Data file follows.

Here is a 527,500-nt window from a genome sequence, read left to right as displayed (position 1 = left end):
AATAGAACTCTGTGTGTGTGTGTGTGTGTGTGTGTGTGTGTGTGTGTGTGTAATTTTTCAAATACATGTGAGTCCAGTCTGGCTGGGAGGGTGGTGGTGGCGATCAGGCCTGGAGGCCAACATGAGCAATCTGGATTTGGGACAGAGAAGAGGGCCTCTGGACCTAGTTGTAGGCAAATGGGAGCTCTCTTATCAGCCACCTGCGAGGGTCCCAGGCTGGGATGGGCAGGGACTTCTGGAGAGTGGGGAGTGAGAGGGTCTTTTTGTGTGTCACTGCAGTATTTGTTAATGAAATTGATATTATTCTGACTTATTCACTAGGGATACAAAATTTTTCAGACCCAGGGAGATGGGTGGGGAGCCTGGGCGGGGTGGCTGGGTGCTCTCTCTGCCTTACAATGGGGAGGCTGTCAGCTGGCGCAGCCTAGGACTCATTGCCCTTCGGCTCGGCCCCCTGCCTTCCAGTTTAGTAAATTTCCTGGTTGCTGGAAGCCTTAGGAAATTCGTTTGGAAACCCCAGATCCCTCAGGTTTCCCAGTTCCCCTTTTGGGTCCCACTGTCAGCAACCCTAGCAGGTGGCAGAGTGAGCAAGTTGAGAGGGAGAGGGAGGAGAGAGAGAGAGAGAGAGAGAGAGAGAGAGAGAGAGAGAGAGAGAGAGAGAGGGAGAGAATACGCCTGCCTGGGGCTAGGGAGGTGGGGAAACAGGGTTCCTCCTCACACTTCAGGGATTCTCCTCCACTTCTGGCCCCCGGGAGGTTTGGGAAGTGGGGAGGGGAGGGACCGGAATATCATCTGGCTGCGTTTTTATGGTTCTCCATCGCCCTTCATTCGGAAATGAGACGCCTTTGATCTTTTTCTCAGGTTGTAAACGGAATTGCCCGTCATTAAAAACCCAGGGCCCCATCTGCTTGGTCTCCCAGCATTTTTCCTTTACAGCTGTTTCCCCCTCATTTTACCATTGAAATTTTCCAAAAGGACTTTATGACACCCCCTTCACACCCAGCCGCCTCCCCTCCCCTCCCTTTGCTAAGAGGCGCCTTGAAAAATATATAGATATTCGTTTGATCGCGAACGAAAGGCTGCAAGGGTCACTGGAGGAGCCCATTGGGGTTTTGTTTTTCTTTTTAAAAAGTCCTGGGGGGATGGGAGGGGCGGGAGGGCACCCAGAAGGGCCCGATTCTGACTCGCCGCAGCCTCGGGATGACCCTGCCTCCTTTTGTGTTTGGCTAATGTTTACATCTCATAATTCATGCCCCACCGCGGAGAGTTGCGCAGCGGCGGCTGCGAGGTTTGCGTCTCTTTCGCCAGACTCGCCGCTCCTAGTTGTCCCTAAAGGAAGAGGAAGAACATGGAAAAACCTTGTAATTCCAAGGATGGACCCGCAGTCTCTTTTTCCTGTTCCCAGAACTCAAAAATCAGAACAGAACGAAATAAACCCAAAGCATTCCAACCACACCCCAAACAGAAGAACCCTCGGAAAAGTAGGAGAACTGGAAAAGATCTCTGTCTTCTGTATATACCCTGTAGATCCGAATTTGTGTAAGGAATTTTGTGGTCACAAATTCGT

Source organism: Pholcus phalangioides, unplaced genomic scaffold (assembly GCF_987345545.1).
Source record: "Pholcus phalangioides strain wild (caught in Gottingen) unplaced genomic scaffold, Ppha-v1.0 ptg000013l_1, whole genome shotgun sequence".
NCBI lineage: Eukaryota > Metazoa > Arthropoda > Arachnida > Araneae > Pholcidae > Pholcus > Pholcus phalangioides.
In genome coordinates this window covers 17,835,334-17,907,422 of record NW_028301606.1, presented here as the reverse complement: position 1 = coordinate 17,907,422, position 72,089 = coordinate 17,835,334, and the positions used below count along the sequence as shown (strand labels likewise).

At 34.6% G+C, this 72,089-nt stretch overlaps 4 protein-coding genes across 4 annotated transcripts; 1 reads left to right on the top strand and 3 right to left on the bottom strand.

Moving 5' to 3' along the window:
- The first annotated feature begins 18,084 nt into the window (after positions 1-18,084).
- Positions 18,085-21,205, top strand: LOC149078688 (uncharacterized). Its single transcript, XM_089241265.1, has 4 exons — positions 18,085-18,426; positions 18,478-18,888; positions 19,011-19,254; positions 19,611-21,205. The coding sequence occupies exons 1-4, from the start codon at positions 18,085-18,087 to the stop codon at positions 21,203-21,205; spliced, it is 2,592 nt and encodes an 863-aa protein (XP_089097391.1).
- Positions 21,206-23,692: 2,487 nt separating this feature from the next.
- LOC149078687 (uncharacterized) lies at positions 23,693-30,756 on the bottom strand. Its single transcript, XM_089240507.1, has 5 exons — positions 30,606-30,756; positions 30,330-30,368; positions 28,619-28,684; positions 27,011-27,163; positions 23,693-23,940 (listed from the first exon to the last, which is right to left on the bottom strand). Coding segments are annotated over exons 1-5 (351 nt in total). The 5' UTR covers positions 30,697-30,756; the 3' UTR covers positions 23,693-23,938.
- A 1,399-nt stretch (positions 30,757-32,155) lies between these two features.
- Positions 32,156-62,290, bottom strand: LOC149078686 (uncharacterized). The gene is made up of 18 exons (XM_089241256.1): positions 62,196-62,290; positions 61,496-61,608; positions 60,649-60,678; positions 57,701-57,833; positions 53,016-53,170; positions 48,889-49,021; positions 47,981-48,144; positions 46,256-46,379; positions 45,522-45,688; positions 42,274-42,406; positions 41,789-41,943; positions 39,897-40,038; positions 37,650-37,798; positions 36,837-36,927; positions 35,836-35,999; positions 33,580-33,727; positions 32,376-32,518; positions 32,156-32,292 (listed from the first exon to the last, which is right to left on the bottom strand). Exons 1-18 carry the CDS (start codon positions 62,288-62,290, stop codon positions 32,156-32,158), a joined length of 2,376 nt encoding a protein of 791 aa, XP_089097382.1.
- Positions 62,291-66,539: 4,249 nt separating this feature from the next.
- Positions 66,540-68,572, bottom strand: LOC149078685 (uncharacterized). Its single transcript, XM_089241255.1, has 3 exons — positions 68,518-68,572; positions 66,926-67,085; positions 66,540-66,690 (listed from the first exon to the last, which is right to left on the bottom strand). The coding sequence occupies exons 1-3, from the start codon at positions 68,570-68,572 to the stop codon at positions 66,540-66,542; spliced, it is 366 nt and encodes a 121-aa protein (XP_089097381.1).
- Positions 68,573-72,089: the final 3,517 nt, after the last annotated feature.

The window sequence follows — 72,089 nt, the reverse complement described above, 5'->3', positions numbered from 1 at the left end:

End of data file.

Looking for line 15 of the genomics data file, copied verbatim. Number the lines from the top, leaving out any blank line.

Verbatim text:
- Positions 62,291-66,539: 4,249 nt separating this feature from the next.